The names of several provinces indicate the British connection: Nova Scotia means “New Scotland,” and it was so named by the British when they took over the island from the French. Prince Edward Island was named for the father of the famous nineteenth-century British queen, Victoria. It is clear the remnants of British colonialism in the way the Canadian government is organized. Canada, like many countries of Europe, including Great Britain, is a parliamentary democracy. The monarch of the United Kingdom is still the top-ranking government official in Canada, but only as a figurehead. The queen (or king) appoints a governor-general to be their representative in the Canadian federal government. Again, this is a symbolic position. There are two chambers, a House of Commons and a Senate. Members of the House of Commons are elected and are called members of Parliament (MPs). Senators are appointed to a lifelong term by the prime minister.
As of 2006, about 58 percent of Canadians spoke English as their primary language, French was the mother tongue of 22 percent, and another one-fifth of the population (20 percent) spoke a mother tongue other than English or French (Province and Territory, 2006). For most of Canada, the lingua franca remains English. The French-speaking portion of Canada is a reminder of Canada’s history as a French colony. Many of today’s French speakers are descendants of those earlier French settlers. The proportion of French speakers in Canada is declining as more and more immigrants (who also have higher fertility rates than Francophones [French speakers]) arrive from other parts of the world and as more Francophones begin using English instead of French as their primary language. The new immigrants (along with native peoples) make up 20 percent of Canada’s population who speak neither English nor French as their native language. About 90 percent of Canadian Francophones live in Quebec, which is a center of French culture in Canada.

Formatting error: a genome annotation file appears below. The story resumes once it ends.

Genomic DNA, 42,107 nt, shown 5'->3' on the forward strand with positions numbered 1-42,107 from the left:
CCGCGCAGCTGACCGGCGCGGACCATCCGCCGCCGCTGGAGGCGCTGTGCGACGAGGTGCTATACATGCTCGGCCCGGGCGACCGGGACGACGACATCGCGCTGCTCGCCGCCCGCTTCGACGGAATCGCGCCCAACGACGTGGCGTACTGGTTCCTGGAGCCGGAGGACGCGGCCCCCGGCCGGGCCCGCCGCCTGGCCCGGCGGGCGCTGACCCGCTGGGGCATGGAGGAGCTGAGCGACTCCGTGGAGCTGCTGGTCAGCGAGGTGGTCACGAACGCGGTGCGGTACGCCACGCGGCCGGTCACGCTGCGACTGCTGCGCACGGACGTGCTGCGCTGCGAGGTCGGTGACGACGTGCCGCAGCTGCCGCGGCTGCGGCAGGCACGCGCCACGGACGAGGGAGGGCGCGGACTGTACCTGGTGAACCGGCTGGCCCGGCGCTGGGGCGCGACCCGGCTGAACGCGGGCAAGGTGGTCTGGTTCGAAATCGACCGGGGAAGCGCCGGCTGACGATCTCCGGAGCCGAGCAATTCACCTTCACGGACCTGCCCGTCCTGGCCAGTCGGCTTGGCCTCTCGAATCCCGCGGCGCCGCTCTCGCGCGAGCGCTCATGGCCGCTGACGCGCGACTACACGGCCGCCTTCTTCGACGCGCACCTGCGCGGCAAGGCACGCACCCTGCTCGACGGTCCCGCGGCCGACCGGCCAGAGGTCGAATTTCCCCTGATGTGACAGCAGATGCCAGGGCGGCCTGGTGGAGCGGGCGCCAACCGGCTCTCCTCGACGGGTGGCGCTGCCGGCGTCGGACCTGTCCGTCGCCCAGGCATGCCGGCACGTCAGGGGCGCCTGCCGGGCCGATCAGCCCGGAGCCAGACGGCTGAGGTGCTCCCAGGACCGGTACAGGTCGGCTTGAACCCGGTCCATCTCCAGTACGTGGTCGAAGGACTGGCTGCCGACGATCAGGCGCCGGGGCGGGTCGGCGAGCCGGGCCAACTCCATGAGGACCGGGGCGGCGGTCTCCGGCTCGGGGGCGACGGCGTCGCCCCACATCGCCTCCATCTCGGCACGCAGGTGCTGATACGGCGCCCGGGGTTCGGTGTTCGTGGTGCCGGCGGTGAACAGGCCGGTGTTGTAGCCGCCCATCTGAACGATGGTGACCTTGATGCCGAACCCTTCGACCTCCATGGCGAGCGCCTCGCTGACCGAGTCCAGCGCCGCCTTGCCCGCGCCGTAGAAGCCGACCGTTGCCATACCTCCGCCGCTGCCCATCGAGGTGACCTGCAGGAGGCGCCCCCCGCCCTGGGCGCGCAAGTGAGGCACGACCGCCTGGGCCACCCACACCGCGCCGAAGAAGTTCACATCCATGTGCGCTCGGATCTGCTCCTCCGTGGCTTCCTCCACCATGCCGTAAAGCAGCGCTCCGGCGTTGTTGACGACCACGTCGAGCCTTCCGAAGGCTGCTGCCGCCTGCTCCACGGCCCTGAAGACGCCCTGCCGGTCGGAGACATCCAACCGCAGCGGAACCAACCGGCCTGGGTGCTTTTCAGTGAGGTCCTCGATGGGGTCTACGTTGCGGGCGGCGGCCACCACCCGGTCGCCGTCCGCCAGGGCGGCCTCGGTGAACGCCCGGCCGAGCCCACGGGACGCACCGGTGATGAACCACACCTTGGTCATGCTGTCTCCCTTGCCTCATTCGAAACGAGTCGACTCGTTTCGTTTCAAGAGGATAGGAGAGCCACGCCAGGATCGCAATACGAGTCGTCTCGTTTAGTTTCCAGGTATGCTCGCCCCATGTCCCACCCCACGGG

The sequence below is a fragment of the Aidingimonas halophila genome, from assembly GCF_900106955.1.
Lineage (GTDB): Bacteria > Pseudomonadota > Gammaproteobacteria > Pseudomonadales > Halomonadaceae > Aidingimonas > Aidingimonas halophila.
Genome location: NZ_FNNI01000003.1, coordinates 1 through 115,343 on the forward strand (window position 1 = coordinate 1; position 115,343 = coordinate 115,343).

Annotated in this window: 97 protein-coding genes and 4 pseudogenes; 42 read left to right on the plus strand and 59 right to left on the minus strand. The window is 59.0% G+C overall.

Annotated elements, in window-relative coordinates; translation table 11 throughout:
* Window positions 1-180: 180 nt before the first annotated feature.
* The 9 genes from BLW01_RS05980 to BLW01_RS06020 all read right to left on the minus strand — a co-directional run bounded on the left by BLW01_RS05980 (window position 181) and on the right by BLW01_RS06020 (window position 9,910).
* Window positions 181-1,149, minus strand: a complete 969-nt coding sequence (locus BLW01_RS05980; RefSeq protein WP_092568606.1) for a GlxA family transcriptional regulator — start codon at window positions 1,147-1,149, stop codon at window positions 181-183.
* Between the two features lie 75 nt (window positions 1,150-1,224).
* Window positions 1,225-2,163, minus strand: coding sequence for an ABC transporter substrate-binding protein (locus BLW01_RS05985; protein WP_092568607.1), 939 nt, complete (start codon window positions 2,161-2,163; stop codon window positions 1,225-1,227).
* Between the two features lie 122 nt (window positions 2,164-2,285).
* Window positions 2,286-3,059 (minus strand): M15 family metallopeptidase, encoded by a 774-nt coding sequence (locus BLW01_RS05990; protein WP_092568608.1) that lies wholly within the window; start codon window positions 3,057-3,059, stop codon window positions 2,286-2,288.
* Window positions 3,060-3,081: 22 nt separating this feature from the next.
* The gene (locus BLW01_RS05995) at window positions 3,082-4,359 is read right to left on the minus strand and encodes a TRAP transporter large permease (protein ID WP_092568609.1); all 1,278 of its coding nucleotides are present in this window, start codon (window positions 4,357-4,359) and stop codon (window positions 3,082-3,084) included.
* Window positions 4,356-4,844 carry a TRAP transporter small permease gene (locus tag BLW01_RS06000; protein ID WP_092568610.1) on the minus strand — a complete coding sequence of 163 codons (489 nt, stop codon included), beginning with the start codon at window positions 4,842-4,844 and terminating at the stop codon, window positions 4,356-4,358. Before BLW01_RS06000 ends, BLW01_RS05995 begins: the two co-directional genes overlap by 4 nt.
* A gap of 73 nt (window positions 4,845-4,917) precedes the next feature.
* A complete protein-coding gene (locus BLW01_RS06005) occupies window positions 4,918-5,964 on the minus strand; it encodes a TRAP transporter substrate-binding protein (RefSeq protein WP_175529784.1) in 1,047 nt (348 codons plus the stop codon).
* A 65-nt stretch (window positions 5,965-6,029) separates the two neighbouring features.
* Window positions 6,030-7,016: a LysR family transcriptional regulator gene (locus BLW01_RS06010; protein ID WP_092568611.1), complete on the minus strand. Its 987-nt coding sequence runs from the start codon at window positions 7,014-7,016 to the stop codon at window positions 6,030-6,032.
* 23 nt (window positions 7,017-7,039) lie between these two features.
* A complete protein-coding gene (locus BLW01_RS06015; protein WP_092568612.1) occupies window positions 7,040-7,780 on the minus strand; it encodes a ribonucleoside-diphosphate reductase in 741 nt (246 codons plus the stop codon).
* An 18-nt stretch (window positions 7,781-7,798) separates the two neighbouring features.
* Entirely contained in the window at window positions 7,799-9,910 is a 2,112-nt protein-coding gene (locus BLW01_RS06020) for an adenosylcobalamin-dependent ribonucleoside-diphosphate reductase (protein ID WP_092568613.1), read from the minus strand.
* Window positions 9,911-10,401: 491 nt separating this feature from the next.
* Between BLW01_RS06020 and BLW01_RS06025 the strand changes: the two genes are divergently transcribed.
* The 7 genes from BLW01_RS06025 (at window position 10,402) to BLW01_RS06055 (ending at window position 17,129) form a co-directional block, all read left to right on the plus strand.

The separation between French Canada and British Canada goes back to colonial times. Beginning in the 1530s, the French were the first to develop fur-trading activities in the region and colonize what is present-day Canada, calling it New France. The French claimed much of the St. Lawrence River valley and the Great Lakes region, including the region that is now Ontario. When Britain began to dominate the eastern coast of North America in the 1680s, they entered into a series of wars with France. As a result of these wars, New France was eventually turned over to Britain.